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What means do you use to get your game dev book fix? Do you pony up the big bucks for the thick books, or do you budget yourself and buy one at a time, or do you rent or limit yourself only to your library? Do you prefer to read them on your eBook reader?

How do you obtain your game development books?

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See also this question:… – Tetrad Jul 31 '10 at 22:26
up vote 9 down vote accepted

Inter-Library Loan - you're not just limited to your local library system, but they can get almost any book from any other library (in the US anyway). It's not as good as owning a given book, granted, but at least you can read it, get the information (maybe decide if it's worth buying).

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Many universities offer access to their libraries for guest students ... for a price. But, if you're going that route, you might as well take some courses. – sarahm Mar 20 '12 at 23:38

Safari Books Online has a pretty good selection. Only 22.99/month gives you access to read 10 books and preview every book they have.

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I'm a long time Safari subscriber and while I read a lot of books on there, I'd say it's pretty weak on games development specific material. It has the GPU Gems series (but these are available from nVidia's site anyway) but it doesn't have any of the Shader X books, has only one Game Programming Gems book (book 8 in the series). It does have a number of AI books, but not the AI Wisdom series. And it doesn't have Jason Gregory's Game Engine Architecture. – U62 Jul 30 '10 at 13:23

For development books it has been pretty rare that I've found the dead tree form more useful than other internet resources. Design books are trickier, but those are usually less of a reference and more of a read-front-to-back kind of book (which are easier to resist since my book queue is far too big already).

Then again, now that this Stack Exchange is up, you can always just ask those kinds of questions here, right? ;-)

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Took the words right out of my mouth. Save a tree, use the internet! – Noctrine Jul 27 '10 at 13:02
You can learn a lot online, but in my experience the really good information is in the books. There's often little quality control on internet articles and a few too many instances of the blind leading the blind. – Kylotan Jul 27 '10 at 17:30
@Kylotan I feel the same, not to mention I find it really hard to read e-books from my computer screen, and my Kindle is only really good for front-to-back books whereas I like to flip around and sometimes make notes in my "serious" books. – Ricket Jul 27 '10 at 23:47
There are a lot of bad game development books out there it has to be said. But there's also a horrificly large amount of junk on the web. Hopefully this StackExchange site will make the internet a more useful resource, but right now, especially for the novice, the good information is hard to sort from the junk out here on the net. – U62 Jul 30 '10 at 13:26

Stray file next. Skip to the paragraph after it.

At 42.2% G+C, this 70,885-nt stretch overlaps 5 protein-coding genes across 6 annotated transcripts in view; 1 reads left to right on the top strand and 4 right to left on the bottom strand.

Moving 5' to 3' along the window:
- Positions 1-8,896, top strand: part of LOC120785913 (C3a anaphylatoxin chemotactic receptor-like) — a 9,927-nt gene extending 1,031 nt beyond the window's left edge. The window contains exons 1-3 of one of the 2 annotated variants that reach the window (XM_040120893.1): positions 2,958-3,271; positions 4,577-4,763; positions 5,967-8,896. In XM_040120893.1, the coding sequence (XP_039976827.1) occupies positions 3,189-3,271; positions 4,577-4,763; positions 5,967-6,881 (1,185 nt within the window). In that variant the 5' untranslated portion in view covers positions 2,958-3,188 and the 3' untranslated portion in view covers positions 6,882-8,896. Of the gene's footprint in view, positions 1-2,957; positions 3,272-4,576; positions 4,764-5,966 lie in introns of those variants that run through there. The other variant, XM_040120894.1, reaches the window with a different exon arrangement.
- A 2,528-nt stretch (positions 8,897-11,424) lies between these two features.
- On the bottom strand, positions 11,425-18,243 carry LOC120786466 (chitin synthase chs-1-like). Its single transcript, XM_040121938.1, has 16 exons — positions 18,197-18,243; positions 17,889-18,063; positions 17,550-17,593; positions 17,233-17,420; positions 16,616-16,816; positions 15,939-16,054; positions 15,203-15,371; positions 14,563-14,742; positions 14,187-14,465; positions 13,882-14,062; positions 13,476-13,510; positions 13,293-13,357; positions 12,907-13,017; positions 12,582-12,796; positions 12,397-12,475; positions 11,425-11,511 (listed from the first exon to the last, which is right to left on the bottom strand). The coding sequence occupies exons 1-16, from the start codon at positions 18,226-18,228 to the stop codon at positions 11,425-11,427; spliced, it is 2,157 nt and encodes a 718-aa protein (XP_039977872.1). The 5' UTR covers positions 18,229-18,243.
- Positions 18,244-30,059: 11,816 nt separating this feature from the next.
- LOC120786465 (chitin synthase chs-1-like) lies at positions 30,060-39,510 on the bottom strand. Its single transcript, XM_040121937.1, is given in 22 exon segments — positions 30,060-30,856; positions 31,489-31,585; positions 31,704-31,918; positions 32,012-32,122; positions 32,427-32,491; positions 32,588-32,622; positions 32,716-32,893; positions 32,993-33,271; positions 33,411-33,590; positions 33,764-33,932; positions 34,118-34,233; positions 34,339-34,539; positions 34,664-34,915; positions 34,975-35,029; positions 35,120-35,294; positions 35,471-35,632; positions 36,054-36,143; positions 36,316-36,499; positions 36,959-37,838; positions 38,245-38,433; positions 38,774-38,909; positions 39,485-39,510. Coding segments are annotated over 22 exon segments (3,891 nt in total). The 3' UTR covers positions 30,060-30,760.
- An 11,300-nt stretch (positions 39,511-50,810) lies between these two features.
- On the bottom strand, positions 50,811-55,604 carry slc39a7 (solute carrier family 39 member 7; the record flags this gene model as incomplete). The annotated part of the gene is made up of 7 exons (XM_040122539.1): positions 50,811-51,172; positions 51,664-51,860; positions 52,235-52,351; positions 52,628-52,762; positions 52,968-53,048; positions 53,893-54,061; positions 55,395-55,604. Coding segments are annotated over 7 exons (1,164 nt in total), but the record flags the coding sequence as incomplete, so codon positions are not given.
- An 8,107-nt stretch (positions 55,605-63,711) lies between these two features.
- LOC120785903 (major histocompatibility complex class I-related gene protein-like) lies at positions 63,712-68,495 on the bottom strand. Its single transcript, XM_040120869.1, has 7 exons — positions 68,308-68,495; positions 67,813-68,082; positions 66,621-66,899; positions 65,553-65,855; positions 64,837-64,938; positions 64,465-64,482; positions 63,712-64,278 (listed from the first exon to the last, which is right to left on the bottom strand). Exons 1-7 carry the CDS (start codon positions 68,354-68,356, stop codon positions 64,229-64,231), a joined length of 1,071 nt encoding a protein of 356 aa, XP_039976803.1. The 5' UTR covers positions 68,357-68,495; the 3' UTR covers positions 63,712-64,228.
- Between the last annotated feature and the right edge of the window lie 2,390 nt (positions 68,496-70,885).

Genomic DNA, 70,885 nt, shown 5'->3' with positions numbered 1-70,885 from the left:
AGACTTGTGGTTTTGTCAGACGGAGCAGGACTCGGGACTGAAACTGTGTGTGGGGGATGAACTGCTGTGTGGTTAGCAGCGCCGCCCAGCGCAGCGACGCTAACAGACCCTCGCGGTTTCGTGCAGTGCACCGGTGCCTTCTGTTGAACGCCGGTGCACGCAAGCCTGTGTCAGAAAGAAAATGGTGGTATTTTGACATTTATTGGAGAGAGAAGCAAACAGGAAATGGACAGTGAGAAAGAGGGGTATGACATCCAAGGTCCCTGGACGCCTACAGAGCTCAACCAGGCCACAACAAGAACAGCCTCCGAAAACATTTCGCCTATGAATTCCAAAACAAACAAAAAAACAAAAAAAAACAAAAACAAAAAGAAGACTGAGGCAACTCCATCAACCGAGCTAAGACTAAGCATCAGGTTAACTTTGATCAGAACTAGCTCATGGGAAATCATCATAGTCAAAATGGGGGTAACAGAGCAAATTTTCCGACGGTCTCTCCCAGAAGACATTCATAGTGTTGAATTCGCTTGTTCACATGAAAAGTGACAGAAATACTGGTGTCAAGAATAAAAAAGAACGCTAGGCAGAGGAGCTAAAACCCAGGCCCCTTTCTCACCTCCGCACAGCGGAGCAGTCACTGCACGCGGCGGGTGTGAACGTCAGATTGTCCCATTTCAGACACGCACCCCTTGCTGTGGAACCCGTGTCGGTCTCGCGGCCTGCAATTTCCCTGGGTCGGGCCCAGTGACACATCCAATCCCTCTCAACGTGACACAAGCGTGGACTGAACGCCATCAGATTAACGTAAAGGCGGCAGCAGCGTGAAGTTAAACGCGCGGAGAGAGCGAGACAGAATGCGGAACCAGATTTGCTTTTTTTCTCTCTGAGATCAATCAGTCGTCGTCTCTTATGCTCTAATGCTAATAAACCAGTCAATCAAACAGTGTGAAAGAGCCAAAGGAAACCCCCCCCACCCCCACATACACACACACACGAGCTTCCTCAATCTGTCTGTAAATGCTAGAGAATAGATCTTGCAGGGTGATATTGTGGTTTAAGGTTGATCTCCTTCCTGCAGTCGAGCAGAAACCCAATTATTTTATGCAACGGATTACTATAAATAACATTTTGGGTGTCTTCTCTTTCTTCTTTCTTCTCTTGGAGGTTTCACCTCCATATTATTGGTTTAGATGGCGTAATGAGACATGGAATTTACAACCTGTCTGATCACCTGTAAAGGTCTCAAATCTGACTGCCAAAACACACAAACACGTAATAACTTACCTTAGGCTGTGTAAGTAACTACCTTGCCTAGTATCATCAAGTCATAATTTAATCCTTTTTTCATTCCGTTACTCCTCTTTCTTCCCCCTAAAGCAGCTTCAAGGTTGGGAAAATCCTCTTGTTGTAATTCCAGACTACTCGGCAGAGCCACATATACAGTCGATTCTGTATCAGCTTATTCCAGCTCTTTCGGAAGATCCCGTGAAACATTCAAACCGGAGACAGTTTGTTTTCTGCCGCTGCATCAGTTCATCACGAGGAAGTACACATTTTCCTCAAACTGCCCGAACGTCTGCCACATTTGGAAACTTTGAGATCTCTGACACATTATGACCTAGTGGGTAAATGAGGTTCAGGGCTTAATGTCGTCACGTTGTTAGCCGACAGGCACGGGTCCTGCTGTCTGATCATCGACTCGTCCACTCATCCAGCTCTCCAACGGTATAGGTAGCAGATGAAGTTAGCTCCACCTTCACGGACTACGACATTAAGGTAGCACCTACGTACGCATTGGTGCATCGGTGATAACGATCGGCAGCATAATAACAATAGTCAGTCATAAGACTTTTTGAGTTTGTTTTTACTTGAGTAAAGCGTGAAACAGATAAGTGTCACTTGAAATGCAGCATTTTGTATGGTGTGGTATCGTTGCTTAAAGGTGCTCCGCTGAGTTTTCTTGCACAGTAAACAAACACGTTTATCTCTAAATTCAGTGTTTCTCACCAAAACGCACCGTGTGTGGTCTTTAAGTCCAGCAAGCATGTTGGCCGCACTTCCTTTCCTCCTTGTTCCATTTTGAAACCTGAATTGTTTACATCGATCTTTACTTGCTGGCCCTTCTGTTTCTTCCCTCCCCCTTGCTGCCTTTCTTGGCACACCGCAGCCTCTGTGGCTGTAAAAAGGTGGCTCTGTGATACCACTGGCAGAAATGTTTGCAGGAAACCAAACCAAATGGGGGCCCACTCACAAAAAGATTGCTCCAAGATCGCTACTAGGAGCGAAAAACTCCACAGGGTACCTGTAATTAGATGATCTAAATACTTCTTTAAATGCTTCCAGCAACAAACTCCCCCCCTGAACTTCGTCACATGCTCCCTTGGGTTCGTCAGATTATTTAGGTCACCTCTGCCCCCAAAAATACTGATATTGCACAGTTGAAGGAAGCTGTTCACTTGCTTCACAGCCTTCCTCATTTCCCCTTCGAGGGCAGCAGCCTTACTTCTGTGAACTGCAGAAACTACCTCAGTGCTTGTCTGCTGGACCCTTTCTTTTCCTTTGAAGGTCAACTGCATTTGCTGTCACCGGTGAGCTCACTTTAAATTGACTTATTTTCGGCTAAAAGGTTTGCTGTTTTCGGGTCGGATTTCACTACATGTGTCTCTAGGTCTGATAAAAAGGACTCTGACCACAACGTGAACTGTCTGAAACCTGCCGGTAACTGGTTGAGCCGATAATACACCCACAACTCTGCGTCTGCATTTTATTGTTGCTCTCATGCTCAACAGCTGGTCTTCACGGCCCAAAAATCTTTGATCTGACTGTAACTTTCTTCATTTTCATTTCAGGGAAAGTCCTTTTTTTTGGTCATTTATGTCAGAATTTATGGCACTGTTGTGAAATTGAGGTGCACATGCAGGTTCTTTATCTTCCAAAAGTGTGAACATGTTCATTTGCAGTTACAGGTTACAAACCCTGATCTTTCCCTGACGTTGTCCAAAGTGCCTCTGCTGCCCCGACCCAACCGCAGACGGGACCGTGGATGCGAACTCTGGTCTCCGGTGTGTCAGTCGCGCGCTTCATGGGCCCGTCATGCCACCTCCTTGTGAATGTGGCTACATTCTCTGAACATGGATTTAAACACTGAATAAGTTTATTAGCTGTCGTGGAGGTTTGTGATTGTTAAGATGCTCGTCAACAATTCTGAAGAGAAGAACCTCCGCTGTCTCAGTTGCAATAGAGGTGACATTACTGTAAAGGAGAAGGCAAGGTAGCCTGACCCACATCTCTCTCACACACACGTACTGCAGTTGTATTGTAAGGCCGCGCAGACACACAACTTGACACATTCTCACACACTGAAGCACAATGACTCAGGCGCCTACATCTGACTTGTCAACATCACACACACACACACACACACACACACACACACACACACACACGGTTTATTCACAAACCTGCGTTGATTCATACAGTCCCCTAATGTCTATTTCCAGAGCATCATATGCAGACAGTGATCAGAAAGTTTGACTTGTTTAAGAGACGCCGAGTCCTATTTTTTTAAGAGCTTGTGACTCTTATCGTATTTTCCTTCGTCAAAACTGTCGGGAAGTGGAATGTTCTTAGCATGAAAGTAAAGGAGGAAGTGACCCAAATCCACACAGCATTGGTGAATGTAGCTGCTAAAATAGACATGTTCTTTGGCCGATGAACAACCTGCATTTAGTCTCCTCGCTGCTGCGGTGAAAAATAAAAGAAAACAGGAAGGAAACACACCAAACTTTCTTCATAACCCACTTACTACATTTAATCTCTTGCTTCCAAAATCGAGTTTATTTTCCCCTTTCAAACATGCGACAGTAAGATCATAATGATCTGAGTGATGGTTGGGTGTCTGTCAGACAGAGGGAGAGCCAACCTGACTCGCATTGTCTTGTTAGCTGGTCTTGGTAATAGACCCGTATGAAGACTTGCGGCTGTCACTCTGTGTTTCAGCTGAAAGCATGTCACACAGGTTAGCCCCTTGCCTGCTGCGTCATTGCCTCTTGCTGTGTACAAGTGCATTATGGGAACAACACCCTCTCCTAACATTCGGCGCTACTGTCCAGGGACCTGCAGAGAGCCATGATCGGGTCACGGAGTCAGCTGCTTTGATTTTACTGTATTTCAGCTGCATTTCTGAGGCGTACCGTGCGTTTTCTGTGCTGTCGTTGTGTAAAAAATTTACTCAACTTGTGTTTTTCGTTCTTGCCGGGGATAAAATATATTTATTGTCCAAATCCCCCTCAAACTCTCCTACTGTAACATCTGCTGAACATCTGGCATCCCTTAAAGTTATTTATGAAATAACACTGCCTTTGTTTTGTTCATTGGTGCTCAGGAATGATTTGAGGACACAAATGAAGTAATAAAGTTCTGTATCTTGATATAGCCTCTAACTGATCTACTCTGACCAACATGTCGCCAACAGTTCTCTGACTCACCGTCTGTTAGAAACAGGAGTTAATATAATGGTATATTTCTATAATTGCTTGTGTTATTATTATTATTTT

I work as a professional game developer which finally earns me enough money to buy the books.

I also recommend working as a surgeon in order to be able to afford books on anatomy. ;)

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I usually buy from Amazon or one of their used book associates. For some reason, I have a hard time reading a PDF versus a real book when it comes to learning new material.

A lot of the books on amazon have used options at significant discount. Unfortunately, many of the new or hot books won't be much cheaper (e.g. Game Programming Gems). Most of the books I buy aren't game-specific, though, and some are old. The Fowler/Beck Refactoring book, for example, is $53 new and $25 used. Smalltalk 80: The Language is $36 new and .. $5 used (haha).

But you never know what you might find. Real Time Rendering 2nd edition hardcover is $55 new and $12 used. Good book, nice price.

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I buy all of them.

I don't find most of them expensive, but that's subjective. Also, cheaper doesn't mean less valuable and I'm not a fan of the Programming Wisdom books, since they are expensive even to my mind because only little of each book is of any use to me.

Before purchase, I check if the information is readily available on the Internet and try to figure out what the book might be revealing which isn't readily available. If I buy a book I'm always thinking that, compared to alternative learning solutions like University or Seminars, books are comparably cheap. And the value it adds to my knowledge base over time can't even be expressed in money.

In over 15 years I've spent about $5,000 on educational and programming books. If I hadn't done so, I might not be here, I might not have had the great jobs I had. That's how I look at it. Money is a short term thing you best invest into yourself. Books are a very cheap way to learn from experts in their fields.

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